Campbell Town, TAS, Australia
Southern Farming Systems
Tasmania Dual-purpose wheat trial
Successful farmers make the most out of every resource available to them. For some farmers, dual-purpose wheat is proving to be one of those resources. Dual-purpose wheat is a viable option for high rainfall zones and irrigation areas, where farmers are adopting and successfully integrating it into their farming systems. If managed correctly it can be grazed through the winter months. This allows farmers to capitalise on the strong commodity pricing for both beef and sheep, while still harvesting a crop at the end of the season.
To maximise the return on investment for a dual-purpose cereal, it is important to have:
Healthy plants (above and below ground)
A good tiller number per square metre
A soil system that can deliver the required nutrients to a rapidly growing crop, post grazing.
Whilst the timing of when stock are removed, the volume of growing season rainfall and the variety of cereal planted all influence the quantity of dry matter produced and grain harvested, how nutrients are delivered and how plants access these nutrients also play a key role in the productivity of the system.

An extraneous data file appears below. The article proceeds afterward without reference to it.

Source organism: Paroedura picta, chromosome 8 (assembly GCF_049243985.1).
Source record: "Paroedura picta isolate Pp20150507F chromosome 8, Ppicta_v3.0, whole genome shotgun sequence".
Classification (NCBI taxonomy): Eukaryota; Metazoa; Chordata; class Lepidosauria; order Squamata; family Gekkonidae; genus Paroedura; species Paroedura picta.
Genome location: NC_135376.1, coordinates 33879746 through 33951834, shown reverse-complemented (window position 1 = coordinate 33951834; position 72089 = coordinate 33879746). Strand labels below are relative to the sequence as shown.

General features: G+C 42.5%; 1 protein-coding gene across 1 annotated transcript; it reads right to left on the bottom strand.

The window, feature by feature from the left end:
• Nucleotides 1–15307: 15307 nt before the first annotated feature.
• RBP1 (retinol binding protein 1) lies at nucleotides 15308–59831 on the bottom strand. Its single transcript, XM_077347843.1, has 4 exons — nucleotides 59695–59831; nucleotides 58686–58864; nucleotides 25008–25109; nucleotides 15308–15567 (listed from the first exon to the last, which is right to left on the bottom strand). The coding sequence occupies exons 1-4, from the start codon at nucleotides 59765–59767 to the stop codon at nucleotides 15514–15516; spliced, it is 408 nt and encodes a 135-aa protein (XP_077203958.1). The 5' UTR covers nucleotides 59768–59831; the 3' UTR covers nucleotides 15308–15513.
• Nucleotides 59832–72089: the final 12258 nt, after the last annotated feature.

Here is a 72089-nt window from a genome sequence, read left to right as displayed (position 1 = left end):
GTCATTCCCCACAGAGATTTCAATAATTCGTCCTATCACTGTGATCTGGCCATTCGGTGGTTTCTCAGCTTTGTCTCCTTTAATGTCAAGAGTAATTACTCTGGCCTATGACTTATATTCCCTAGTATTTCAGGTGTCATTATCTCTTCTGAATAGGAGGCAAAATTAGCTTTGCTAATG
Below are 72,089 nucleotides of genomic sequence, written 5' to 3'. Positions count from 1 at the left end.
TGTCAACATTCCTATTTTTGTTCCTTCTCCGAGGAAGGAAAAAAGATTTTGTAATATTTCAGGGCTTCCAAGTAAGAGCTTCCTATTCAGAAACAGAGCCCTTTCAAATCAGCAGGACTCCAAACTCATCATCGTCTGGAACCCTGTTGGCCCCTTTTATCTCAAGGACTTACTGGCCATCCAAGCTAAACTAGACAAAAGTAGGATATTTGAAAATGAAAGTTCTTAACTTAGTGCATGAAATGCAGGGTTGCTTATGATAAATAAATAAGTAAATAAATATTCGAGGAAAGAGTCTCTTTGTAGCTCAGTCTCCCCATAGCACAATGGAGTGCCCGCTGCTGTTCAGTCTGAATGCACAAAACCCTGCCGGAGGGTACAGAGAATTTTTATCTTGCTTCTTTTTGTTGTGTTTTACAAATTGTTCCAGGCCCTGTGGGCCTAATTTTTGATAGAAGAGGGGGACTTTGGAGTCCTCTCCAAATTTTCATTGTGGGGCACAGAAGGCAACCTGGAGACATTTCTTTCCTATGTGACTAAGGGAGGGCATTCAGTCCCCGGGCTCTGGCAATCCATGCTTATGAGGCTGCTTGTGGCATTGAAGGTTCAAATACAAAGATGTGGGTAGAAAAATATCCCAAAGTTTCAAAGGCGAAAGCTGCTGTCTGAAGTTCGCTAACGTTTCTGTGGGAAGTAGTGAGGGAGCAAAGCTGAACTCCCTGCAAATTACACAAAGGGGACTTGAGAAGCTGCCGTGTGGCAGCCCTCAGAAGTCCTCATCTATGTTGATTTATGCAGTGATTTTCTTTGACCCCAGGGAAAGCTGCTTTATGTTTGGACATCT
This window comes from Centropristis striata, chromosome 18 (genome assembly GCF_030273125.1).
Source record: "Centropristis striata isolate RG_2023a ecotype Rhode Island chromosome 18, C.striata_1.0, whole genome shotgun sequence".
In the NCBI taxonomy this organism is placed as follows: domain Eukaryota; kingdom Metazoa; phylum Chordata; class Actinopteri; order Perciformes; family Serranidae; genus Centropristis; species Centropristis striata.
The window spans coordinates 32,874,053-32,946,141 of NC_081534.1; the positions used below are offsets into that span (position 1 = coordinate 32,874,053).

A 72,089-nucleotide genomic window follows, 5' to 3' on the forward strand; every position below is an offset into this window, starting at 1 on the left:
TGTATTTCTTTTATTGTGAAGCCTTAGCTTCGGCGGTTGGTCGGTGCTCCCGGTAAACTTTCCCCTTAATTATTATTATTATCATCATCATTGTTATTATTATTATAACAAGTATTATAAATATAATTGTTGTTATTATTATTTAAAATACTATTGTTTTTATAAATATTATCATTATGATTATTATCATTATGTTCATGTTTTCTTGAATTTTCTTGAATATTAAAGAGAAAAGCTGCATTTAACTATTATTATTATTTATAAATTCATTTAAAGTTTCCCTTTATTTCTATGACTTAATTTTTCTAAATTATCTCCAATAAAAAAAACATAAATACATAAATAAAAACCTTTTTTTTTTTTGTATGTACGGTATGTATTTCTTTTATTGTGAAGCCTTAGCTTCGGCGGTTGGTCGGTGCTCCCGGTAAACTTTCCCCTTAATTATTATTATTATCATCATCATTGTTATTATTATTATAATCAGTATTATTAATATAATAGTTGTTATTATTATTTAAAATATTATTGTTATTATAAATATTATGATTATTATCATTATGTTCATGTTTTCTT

To evaluate the effect of a BioAg fertiliser program on dual-purpose wheat.
A randomised, replicated plot trial was set up and completed in Campbell Town, Tasmania to evaluate a unique fertiliser regime from BioAg, compared to the standard practice for this region. A list of inputs and timings for the trial are shown in the table below.
The plots were planted on the 16th of May and were allowed to grow, without any grazing pressure until mid-August. Prior to the stock being introduced a SAP analysis was completed by AgVita Pty Ltd. Once introduced, the stock were allowed to graze up until the 30th of August, which was the growth stage GS30.
The plots were harvested on the 21st of January 2017, with both a yield and grain quality assessment completed. The BioAg plots increased yield by 17% over the control being 1.2t/ha.
The strategy behind the BioAg treatment was to deliver improved grazing and higher yields at harvest. The SAP analysis prior to grazing reveals no significant difference in the nutrient content of feed between the BioAg and conventional programs The at harvest trial data highlights that the BioAg treatment produced a statistically significant yield response over the control. This was achieved from improved tillering and recovery post grazing, which can be seen in the grain head count per square metre.
Download independent trial
For the full trial, including methods, results and conclusion, download here.